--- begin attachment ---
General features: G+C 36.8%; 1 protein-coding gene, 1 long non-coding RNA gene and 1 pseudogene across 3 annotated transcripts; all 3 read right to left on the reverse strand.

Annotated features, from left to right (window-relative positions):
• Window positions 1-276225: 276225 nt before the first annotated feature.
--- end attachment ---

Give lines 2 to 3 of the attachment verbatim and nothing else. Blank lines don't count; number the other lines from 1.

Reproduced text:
Annotated features, from left to right (window-relative positions):
• Window positions 1-276225: 276225 nt before the first annotated feature.